portage vs yum

Thufir hawat.thufir at gmail.com
Wed Jun 27 21:21:11 UTC 2007

On Wed, 27 Jun 2007 12:10:02 -0700, Peter Gordon wrote:

>> * has only limited support for uninstalling. The biggest problem is
>> that there's no reverse-dependency tracking, you can unmerge a library
>> and it will not know there are still programs depending on it which
>> will be broken by the unmerge. This can be particularly bad on
>> upgrades: when you upgrade a library to an incompatible version (new
>> soname), it will just do it even when there are
>> still packages depending on the old version, breaking those packages.
>> And no, rebuilding everything (i.e. emerge remerge world) isn't really
>> an efficient solution to this problem.
> Not necessarily; Portage has a tool called "revdep-rebuild" which takes
> care of rebuilding any package which no longer has proper dynamic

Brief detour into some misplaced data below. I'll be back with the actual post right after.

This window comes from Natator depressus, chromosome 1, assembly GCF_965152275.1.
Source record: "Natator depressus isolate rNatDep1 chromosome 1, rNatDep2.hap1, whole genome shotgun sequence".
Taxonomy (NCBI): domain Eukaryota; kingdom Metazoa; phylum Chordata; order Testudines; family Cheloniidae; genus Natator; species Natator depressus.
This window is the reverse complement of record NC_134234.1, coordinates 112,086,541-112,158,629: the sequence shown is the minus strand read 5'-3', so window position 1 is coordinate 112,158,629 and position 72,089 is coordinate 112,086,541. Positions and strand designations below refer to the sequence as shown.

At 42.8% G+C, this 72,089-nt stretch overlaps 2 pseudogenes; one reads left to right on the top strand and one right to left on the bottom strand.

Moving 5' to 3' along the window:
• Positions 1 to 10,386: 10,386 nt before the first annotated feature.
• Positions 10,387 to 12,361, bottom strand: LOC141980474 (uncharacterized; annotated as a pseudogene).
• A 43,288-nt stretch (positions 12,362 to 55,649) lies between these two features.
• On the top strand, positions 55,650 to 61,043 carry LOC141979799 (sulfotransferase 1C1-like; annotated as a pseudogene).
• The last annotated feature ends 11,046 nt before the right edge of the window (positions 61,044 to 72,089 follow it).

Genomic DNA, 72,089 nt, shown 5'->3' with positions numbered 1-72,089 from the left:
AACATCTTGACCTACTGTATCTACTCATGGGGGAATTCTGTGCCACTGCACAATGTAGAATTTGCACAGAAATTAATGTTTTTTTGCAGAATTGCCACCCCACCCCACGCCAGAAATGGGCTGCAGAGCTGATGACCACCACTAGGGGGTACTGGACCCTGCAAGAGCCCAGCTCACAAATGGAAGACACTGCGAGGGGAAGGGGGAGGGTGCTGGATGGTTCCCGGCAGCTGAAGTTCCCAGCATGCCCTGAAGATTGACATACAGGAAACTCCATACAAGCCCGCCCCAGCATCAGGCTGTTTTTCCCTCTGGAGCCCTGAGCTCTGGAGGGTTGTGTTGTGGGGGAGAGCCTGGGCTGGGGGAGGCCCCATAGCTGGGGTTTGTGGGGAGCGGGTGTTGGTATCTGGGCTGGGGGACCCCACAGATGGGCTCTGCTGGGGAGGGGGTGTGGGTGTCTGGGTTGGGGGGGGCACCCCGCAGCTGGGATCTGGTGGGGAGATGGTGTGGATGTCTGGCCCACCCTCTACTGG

> library linkage.

If a portage type system can uninstall well, and I believe that to be the 
case, that seals it for me.  The advantages of a portage type system are 
greater than those of a yum type system.

Sabayon may have screwed things up, but a system which compiles most 
things from source in a portage type way, with a few exceptions which are 
time intensive, would be easier to maintain and thus larger.  Open 
Office, the kernel, things like that could be prebuilt.

I mean this really as food for thought for you guys.  FC6 and Fedora 7 
greatly improved in terms of the ease of use of yum.  However, there's a 
FC6 yum repo and a Fedora 7 repo.  Why?  That seems like completely 
unnecessary duplication which wouldn't occur in a build-from-source 
package manager.  As a user, I hesitate to upgrade because of the lag as 
third party repos slowly catch up to Fedora versions.

Again, thank you for the lively discussion :)


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